The universe’s expansion is attributable to dark matter, which Wiseman calls “matter that we don’t know what it is.” The energy budget of the universe contains about 73% dark energy, 22% dark matter, and “the stuff we work with” (including atoms) is 4%. This is a fertile field for anyone seeking a career where significant facts remain to be discovered. God would be very pleased if we found out things that he has known all along.
What the Heavens Tell Us about God
Based on the nature of God’s astronomical creation, we can infer certain characteristics about his nature. God appears to be powerful, extravagant (making multiple billions of stars), creative, a lover of beauty, patient (to allow creation to take billions of years), faithful, and the giver and enabler of life. The Christ who walked around Galilee, healing lepers and performing other miracles, is the same one who existed from “before the foundations of the earth.” Our Savior is not an afterthought!
Are Humans Significant?
She answered, “No and Yes. We’re not significant because of our size and place in the universe or our lifespan. But we are significant because of God’s choice to love us.” She quoted Psalm 8, “What is man, that You are mindful of him? … You have made him a little lower than the angels and crowned him with glory and power.”
The worship service followed. What an amazing preparation this presentation was for worshiping the Creator!
Decades before most people had heard the word
“ecology,” C. Dean Freudenberger was
practicing it. He served the
Dean was a landscape architect and environmental activist all rolled into one. I think it was an unofficial graduation requirement that every student had to spend time behind a shovel, actually planting trees or they weren’t going to get out of here with Dean’s blessing.
In that life context, Freudenberger told the Sunday night plenary session that he was gratified to see what had unfolded in earlier presentations, especially those dealing with “sustainability.” The Hebrews understood humans to “have dominion” not to exploit, but to retain order within nature.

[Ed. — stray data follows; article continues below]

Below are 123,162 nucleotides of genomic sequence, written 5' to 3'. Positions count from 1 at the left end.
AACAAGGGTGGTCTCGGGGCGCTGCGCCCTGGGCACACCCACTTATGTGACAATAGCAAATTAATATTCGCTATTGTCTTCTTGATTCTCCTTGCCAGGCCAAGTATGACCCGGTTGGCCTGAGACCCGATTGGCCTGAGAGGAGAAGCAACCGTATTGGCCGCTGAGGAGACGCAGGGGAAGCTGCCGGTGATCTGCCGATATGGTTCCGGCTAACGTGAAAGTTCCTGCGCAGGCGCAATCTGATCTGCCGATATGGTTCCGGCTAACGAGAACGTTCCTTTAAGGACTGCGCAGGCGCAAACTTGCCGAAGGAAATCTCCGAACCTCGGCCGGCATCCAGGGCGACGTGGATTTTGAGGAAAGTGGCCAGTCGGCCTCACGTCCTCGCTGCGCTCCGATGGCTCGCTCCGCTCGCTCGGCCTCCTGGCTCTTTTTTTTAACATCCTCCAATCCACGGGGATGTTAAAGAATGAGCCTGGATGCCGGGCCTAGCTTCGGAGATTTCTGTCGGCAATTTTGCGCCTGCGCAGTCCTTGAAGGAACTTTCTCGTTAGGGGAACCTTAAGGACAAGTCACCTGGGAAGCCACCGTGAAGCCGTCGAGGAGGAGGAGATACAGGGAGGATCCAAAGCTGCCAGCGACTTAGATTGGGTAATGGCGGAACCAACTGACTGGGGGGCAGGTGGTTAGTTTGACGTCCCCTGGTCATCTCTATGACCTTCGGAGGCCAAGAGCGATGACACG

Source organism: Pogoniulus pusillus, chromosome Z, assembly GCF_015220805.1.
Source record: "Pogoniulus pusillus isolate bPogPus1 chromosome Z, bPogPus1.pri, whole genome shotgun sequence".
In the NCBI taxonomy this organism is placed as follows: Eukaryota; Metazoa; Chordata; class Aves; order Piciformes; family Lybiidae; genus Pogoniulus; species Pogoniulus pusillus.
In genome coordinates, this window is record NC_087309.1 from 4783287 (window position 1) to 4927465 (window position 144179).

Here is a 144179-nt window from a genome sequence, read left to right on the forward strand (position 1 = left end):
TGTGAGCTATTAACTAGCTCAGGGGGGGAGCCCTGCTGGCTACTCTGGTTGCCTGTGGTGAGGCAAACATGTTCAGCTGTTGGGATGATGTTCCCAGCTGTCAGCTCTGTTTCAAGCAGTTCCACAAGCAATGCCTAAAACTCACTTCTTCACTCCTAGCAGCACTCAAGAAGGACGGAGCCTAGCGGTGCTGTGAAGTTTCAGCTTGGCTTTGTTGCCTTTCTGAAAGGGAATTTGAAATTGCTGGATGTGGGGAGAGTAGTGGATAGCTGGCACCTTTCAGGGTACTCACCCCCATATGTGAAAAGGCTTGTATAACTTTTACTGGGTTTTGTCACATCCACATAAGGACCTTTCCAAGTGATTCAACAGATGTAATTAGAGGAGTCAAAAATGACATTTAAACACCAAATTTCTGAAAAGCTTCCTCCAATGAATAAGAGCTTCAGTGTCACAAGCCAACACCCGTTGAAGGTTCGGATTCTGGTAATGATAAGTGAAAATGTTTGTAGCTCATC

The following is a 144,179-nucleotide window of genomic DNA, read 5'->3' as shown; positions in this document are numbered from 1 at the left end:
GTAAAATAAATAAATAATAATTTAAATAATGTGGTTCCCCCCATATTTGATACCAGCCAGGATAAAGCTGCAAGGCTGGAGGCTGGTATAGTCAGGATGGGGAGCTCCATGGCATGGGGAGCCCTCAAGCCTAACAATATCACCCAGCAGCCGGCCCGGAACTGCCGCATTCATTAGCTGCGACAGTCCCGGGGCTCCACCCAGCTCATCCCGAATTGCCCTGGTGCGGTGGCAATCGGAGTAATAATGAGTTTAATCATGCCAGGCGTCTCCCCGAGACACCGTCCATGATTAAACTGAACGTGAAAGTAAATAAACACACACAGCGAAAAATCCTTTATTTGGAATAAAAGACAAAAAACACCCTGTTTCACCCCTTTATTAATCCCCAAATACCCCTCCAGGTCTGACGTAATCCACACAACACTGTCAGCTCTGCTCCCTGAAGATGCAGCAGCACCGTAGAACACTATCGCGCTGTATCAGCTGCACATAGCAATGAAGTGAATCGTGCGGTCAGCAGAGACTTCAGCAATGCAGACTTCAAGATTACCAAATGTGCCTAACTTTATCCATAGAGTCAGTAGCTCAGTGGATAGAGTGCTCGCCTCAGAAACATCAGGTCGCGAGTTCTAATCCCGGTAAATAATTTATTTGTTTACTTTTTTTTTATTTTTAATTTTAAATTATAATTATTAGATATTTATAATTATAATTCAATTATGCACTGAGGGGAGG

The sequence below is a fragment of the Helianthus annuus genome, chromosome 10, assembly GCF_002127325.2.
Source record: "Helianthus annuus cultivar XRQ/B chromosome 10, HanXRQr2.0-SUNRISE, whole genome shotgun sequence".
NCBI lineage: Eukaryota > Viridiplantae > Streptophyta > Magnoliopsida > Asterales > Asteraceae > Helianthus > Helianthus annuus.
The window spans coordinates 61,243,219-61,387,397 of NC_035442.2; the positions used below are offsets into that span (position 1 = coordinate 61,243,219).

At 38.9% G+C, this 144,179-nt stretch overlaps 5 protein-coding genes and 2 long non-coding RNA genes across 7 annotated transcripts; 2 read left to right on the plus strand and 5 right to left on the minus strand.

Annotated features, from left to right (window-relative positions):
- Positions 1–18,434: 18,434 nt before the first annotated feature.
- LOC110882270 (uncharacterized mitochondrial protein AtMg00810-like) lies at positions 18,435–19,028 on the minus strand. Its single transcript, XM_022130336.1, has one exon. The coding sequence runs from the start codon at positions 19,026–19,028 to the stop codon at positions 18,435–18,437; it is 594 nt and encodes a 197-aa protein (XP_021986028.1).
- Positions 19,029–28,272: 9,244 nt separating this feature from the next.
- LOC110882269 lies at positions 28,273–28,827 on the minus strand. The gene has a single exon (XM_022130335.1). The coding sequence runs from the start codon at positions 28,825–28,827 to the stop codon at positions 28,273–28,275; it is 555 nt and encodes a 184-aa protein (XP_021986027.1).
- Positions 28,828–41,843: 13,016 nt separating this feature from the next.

What Can We Do?
Just asking that question is progress. A Chinese proverb says, “A good question is an answer in embryonic form.”
To achieve an adequate and sustainable food supply, we must make agriculture sustainable in marginally productive areas. That involves reducing farm runoff and finding alternatives to slash/burn agriculture and livestock factories. Production efficiencies must measure all factors, all production costs, social and economic. Among Freudenberger’s recommendations are:
1. Evaluate your scientific pursuits to assure their relevance. Prepare students for positions that do not yet exist.
2. Ask tough questions. Propose questions that many would consider absurd. Innovative ideas are “off the beaten path,” so don’t be derailed by the fact that traditionalists oppose them.
“Don’t just be an engineer to work with gadgets” but to help people worldwide. That was the challenge Cornell University Dean of Engineering W. Kent Fuchs (pronounced Fox) presented in the Monday morning plenary session.
Not “Just a Job”
Fuchs listed numerous projects that can give engineers a sense of having contributed something to society. His “Engineering Grand Challenges” include
A supplementary video added reverse engineering the brain, health informatics, developing technologies to reduce the Internet’s vulnerability, and carbon sequestration.
Engineers need to be more people- focused, more sensitive to societal concerns. So, Kent is involved with Engineers for a Sustainable World, which is planning a national conference at Northwestern University, Jan. 29–Feb. 1, featuring tracks on Global Public Health, Building the Green Economy, Social Entrepreneurship, and Educating the Next Generation. For more information, email: firstname.lastname@example.org
the Joint Meeting of the
ASA and CSCA
Sometimes attendees wish they had the divine attribute of omnipresence when two or three sessions occur simultaneously in separate rooms. Failing that, we asked the moderators to summarize the high points of sessions ranging from gender roles to alternative energy, alleviating hunger and sickness, and a range of other issues.
The Saturday morning session focused on “Gender Issues in the Sciences.” NASA astronomer Jennifer Wiseman traced the inspiring histories of women in astronomy who overcame skepticism and barriers. She identified the “two-body” problem: Across the scientific disciplines, a high number of women compared to men have spouses with doctorates and face the additional pressures of dual-career job searches and no at-home spouse to provide household support. Christian women in science face special challenges because they don’t fulfill religious stereotypes.
The speakers noted that despite considerable progress, women tend to remain disproportionately responsible for household chores and child raising, taking time from professional activities and lessening the likelihood of advancement. Institutional efforts to provide released time for childbearing, daycare assistance, active mentoring, and additional time for advancement and tenure are helpful.
The afternoon session focused on “What the Sciences Tell Us about Sex, Gender and Sexuality.” Calvin College bioethicist Bud Bouma addressed issues of persons who are intersexed—neither clearly male nor female. They struggle with self-identity, low self-esteem, and suicidal ideation as well as numerous legal issues. Christian faith traditions need to articulate normative teachings on God’s intent in creating us as sexual beings, how sex and gender are affected by the Fall, and how we might best exercise our sex and gender as imitators of Christ. He concluded by advocating an acceptance of intersexed persons to enable them to flourish as imitators of Christ (Matt. –12).